Businesses react to Budget
Budget measures for small firms will be too late, according to
John Longworth, director general of the British Chambers of
While welcoming much for business in the Chancellor's speech,
including scrapping the rise on fuel duty, and putting £3.5bn into
helping buyers afford new homes, he said Mr Osborne should have
done more to support enterprise and growth, such as scrapping
damaging increases in business rates.
"We are at an unprecedented moment in economic history, and the
government should be doing everything in its power to get the
"Many of the Chancellor’s measures were targeted at larger
corporates, and those that will benefit smaller companies will not
take effect until 2015, which is too late. We need urgency, scale
and delivery today."
Businesses would have wished he had been more radical in the
pursuit of growth.
But Nick Paterno, managing partner of accounting firm McBrides,
said the Budget would have minimal impact on Kent
He said the £2,000-a-year allowance offset against employers’
national insurance contributions from April 2014 was useful “but
too little to directly encourage greater employment."
"The Chancellor had very little room for manoeuvre and the
impact for businesses in Kent and the South East will be minimal,"
“In our view it’s very much a case of businesses ploughing on
without any significant Government support, help or incentivisation
until confidence returns to the economy."
Andy Golding, chief executive of OneSavingsBank and Kent
Reliance, welcomed the attempt to stimulate the housing market.
“The extensions to the home buy scheme and the £130bn of
mortgage guarantee, when combined with the Funding for Lending
scheme which is already in operation, have the potential to make a
significant difference to the housing market over the next few
years,” he said.
But the Budget had done nothing for savers, apart from a tiny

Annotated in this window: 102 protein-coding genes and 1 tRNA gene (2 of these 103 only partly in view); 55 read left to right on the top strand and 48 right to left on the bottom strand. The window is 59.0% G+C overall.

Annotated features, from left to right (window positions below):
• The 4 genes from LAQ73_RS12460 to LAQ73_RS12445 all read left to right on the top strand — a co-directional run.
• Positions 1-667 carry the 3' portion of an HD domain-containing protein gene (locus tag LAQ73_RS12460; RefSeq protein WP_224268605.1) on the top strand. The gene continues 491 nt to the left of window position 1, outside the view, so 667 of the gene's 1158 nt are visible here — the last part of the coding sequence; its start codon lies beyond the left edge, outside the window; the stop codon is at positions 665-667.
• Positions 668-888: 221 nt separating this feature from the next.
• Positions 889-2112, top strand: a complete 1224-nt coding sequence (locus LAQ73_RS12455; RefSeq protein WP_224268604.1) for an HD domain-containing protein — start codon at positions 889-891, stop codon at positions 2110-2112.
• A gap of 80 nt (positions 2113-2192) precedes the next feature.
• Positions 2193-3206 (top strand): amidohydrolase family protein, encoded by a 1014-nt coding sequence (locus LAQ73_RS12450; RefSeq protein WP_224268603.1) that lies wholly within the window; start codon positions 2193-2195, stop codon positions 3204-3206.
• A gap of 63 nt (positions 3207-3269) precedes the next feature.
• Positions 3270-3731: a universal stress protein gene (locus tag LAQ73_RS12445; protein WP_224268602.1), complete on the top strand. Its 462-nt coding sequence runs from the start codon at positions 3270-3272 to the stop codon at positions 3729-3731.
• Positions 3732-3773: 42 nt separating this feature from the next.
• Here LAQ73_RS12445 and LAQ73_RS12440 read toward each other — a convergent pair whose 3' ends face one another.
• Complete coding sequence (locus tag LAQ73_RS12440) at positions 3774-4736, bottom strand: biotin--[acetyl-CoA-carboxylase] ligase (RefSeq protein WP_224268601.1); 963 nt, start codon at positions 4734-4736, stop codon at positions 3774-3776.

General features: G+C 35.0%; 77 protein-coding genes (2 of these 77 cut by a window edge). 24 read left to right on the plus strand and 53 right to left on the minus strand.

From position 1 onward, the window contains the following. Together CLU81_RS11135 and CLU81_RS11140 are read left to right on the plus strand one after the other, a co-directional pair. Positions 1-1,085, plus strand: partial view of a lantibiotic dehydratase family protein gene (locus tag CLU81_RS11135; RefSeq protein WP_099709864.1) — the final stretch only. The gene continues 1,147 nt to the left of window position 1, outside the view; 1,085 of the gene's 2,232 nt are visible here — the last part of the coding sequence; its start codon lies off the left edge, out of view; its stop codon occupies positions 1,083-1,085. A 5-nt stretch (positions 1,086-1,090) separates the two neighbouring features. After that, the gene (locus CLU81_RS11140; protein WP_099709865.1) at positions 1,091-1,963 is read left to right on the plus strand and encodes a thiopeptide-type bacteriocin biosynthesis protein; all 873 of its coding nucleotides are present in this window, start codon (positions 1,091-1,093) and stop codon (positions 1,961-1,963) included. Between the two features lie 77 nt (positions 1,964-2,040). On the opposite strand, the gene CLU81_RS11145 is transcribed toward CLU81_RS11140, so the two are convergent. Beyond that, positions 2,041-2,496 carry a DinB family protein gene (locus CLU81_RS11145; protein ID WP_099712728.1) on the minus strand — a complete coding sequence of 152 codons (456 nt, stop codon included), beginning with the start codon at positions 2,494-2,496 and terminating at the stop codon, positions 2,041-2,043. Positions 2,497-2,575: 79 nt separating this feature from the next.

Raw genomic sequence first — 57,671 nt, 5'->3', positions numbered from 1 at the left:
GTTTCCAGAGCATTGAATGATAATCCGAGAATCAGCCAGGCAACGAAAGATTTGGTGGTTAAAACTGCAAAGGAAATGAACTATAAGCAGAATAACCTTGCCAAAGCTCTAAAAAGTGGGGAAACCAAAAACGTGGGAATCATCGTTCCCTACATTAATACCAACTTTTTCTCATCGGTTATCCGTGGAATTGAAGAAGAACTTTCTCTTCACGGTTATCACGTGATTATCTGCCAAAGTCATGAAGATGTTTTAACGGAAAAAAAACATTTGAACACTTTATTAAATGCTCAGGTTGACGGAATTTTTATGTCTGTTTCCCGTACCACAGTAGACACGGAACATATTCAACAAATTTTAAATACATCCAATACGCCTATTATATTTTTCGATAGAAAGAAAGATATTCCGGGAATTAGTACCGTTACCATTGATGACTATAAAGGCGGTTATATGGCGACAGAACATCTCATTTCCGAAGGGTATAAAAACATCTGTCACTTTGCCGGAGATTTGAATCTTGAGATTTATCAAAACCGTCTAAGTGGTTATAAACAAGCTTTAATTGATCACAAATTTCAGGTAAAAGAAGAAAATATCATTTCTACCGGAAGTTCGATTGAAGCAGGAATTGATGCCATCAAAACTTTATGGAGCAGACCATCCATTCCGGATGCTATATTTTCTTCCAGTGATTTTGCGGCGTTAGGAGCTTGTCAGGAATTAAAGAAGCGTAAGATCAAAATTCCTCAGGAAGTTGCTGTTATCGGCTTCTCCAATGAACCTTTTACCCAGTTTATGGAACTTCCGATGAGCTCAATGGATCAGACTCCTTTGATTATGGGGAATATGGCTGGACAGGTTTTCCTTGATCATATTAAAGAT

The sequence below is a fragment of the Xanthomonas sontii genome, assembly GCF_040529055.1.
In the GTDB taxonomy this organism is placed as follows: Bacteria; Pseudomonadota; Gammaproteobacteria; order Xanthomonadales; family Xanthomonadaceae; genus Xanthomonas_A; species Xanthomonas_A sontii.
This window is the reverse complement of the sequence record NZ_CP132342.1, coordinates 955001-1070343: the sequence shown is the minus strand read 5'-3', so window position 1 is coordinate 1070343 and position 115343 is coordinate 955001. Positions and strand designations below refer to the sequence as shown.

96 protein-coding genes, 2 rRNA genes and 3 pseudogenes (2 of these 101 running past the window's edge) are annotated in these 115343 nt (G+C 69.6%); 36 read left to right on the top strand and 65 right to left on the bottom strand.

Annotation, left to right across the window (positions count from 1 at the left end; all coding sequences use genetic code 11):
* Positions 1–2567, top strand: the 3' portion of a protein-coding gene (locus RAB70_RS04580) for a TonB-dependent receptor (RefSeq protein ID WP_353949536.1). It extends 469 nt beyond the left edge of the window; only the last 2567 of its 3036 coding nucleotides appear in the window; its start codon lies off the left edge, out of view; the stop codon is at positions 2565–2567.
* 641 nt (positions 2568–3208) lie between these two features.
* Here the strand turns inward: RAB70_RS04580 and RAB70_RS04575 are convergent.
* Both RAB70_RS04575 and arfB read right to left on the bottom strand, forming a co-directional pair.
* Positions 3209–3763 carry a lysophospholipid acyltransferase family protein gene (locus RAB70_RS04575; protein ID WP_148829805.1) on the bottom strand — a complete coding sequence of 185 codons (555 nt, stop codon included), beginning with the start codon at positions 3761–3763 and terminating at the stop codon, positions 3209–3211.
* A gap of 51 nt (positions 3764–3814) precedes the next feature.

tax cut on interest.
“A bit less tax on savers’ interest in real terms generates very
little economic impact, where as a functioning and competitive
mortgage market has impact not just on people's ability to buy and
move, but also the associated manufacturing and trade employment
that goes hand in hand with a more buoyant market.”
Shepherd Neame chief executive Jonathan Neame toasted the 1p a
pint cut in beer duty and scrapping the escalator after years of
The Faversham brewer has long argued that, given support, pubs
and restaurants can create jobs faster than almost any other
sector. “It is fantastic to see the government recognise the
importance of British beer and pubs,” he said.
“By scrapping the beer duty escalator and then reducing beer
duty by a penny a pint the Chancellor has provided a great boost
for the sector.
"British beer was on course to become the most heavily taxed in
Europe which, in turn, would have put an unsustainable burden on
the country’s brewing and pub sector.
Shepherd Neame chief
executive Jonathan Neame
“Today’s announcement is a clear statement that the government
recognises the industry’s valuable contribution to both the economy
and society at large.”
The Budget restores small business confidence and encourages
growth and job creation, a delighted lobby group said.